# Selecting specific rows, columns, i.e. fancy indexing in ITensor

+1 vote

Hi folks,

I think I just missed it in the docs, but I do not see an easy way to do "fancy" indexing in ITensor. Lets us consider the following example

i = Index(10,"i")
j = Index(20,"j")
k = Index(30,"k")
A = randomITensor(i,j,k)
U,Σ,V = svd(A,(i,j));
u = commonind(U,Σ)
# Now I would like to select all rows where Σ is larger than 15
cn = (Σ.store .> 15)
dim_cn = sum(cn)
c = Index(dim_cn,"c")
selector = zeros(dim_cn,dim(u))
selector[:,cn].= I(dim_cn)
selector = ITensor(selector,c,u)
U_new = selector * U


You see what is my goal: I would like to select specific rows of U. With standard Julia syntax I could just use

U_new = U[:,Σ.> 15]


Thanks a lot.

Best,

v.

commented by (70.1k points)
Hi, good question: the answer is that we haven't implemented this for ITensor yet. But we do have plans to do so. I haven't put an official answer below because Matt Fishman, who is the lead developer for the Julia version, may have more details to offer but we are still in the design and planning phase of how this feature will work. (It's not quite as obvious as it may seem but partly the interface will work in a very similar way to how you are envisioning.)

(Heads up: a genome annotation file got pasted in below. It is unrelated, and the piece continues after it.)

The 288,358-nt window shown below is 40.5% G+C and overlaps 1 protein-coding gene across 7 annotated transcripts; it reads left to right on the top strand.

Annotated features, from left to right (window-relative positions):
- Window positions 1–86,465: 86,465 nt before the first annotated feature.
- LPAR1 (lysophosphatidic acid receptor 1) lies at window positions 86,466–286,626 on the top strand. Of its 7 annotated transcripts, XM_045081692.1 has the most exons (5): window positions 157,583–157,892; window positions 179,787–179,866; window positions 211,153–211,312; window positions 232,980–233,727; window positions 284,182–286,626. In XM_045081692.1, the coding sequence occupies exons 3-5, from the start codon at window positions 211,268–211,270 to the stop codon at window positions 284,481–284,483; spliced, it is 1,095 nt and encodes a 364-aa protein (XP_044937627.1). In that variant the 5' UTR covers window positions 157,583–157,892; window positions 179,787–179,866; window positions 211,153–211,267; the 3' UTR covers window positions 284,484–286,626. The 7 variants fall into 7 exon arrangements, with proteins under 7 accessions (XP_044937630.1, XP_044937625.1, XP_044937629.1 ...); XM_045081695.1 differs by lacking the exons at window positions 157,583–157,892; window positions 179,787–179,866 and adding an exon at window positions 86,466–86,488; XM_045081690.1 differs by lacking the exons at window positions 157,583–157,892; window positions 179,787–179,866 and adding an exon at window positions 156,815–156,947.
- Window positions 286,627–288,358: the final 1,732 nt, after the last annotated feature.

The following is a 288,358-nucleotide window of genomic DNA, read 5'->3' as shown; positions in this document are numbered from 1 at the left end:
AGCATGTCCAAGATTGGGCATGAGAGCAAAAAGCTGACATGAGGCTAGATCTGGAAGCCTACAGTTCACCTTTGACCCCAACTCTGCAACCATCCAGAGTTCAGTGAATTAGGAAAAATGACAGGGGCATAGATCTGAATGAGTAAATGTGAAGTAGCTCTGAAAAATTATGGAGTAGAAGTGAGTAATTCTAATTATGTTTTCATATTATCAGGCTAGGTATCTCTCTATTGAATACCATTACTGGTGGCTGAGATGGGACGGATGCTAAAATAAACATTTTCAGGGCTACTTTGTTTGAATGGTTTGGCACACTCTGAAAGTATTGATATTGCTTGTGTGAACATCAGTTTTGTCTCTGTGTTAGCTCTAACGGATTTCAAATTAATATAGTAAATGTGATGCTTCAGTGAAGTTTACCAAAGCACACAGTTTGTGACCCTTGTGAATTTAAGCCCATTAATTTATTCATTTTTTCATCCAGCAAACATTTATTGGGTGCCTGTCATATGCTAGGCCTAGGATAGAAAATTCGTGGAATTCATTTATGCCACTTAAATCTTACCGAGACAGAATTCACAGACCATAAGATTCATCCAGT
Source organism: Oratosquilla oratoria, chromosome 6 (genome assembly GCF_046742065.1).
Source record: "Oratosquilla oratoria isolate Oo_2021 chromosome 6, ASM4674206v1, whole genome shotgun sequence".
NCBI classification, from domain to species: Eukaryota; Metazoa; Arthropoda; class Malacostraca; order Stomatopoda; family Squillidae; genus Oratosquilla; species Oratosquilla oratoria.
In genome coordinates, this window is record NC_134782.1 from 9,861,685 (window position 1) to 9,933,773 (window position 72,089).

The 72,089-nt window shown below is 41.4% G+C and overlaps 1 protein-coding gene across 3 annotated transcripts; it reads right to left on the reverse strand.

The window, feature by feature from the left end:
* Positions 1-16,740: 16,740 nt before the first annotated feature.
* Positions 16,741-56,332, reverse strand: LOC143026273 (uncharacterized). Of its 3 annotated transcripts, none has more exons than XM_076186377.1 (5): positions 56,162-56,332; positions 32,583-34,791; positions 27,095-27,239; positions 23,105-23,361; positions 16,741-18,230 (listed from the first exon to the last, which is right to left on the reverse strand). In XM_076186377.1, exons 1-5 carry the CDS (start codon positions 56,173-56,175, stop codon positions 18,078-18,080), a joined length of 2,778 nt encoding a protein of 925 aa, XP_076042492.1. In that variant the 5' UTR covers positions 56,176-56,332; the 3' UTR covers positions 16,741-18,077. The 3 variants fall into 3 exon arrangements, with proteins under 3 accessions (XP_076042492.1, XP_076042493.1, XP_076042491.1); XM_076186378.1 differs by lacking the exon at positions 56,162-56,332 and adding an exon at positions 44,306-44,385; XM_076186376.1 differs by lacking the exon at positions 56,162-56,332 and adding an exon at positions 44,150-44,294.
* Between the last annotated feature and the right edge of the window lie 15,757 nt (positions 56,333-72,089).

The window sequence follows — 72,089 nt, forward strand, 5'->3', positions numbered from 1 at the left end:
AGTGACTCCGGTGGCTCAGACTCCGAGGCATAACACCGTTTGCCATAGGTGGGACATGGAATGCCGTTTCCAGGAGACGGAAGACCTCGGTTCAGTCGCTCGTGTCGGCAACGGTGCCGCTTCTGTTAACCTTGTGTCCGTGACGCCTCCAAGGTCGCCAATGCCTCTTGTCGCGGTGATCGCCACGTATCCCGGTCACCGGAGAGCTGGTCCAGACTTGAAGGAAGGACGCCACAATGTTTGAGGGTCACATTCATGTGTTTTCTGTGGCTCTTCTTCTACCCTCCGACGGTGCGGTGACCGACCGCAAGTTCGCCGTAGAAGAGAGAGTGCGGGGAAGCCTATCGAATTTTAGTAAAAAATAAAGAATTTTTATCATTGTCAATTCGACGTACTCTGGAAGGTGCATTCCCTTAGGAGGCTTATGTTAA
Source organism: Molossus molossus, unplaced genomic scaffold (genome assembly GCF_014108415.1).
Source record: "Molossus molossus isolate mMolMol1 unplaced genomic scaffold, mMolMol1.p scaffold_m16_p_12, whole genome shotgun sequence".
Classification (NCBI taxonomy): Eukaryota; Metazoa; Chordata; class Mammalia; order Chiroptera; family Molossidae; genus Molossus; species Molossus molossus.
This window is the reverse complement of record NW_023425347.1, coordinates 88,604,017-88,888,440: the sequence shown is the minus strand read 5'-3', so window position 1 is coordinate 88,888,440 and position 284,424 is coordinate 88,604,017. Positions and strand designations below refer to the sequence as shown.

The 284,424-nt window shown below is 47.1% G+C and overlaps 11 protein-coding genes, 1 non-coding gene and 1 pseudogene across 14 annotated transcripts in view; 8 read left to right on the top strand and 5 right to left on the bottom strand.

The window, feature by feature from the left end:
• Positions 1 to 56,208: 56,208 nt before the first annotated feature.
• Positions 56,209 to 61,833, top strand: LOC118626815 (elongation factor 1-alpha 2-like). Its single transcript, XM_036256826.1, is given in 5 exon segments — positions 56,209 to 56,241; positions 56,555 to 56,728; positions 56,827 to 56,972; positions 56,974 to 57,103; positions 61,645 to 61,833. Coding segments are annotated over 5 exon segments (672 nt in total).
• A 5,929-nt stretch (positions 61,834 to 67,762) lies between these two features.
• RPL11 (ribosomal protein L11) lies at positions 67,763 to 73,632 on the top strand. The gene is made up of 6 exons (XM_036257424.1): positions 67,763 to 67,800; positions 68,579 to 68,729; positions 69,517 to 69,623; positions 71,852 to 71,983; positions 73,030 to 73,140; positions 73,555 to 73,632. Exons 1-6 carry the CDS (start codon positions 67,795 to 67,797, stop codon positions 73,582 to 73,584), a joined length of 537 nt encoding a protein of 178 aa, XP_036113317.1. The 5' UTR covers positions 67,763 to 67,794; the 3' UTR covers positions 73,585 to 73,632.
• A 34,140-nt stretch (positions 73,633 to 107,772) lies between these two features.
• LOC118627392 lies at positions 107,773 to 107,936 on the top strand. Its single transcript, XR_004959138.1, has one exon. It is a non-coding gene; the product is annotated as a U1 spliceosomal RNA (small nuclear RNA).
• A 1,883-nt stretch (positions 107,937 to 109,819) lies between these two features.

Best,
Miles

The answer Miles gave above in the comments is correct. Unfortunately right now this feature is a work in progress (something we think about periodically but haven't taken the time to implement). To explain some of the complications, the design is fairly straightforward for slicing dense ITensors, but for block sparse ITensors the slicing becomes a bit more subtle (i.e., do you only only allow slicing entire blocks, or also subblocks, of a block sparse ITensor). In addition, the design we were thinking of would involve the indices themselves also getting sliced (i.e. in your example, the U_new tensor would have indices (u, v => 1:dim_cn) where v = commonind(V,Σ), instead of an entirely new index c). Sorry for the inconvenience, the strategy you take above seems fine for now. If you find that it is not fast enough for any reason, or need something more sophisticated that is not available right now, we may be able to help by pointing out certain functions or providing helper functions for certain operations.